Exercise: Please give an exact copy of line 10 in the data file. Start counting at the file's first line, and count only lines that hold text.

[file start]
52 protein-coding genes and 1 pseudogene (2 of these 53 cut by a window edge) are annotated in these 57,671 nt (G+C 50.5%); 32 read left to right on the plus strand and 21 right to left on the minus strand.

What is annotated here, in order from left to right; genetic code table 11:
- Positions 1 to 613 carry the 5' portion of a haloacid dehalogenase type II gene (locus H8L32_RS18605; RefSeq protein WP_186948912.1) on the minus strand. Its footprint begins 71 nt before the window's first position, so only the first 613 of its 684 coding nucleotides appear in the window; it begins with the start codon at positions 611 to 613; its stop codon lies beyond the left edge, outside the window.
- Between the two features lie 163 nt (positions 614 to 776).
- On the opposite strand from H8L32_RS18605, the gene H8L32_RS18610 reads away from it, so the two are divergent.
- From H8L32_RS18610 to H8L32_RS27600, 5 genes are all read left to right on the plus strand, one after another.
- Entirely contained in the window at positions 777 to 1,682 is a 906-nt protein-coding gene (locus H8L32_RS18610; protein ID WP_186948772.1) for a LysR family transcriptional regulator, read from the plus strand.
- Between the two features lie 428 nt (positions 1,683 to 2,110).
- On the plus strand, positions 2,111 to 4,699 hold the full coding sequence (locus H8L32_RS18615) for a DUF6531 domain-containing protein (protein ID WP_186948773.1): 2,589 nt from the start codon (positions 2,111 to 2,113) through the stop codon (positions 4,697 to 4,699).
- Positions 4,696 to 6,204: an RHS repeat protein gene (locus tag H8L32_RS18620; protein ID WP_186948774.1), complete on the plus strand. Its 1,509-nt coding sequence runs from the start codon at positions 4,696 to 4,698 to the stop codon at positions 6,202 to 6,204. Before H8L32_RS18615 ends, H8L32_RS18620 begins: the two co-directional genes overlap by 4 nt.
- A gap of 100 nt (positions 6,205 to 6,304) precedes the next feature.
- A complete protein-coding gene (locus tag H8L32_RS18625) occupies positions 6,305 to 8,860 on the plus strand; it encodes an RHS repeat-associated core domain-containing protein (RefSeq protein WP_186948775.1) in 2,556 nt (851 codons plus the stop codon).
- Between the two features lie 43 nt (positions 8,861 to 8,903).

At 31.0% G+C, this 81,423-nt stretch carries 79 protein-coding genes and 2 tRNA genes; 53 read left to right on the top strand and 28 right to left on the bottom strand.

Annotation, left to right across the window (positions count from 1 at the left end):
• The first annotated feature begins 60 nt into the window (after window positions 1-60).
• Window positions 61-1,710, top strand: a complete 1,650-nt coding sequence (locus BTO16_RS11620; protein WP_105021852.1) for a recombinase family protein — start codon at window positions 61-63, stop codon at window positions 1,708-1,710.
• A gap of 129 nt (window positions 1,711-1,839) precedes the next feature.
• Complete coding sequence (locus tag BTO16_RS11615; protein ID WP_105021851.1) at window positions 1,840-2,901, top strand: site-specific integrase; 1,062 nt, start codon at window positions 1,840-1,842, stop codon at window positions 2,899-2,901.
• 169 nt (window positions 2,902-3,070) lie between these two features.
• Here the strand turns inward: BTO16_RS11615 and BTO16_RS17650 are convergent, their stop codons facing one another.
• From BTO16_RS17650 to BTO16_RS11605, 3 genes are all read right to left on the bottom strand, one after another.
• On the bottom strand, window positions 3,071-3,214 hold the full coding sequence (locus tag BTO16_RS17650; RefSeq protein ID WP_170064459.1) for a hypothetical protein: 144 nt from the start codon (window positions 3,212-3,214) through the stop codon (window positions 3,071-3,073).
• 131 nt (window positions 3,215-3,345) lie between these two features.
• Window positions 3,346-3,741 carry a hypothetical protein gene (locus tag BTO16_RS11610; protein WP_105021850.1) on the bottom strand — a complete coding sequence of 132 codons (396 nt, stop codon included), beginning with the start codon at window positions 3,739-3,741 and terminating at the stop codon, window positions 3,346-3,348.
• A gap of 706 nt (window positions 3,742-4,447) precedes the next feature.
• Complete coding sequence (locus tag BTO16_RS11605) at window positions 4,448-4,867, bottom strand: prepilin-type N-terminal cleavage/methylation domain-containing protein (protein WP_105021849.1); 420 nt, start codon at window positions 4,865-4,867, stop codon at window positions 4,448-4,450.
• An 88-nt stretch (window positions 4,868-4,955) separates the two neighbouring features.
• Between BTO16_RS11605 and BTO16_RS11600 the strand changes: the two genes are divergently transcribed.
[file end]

- Positions 4,696 to 6,204: an RHS repeat protein gene (locus tag H8L32_RS18620; protein ID WP_186948774.1), complete on the plus strand. Its 1,509-nt coding sequence runs from the start codon at positions 4,696 to 4,698 to the stop codon at positions 6,202 to 6,204. Before H8L32_RS18615 ends, H8L32_RS18620 begins: the two co-directional genes overlap by 4 nt.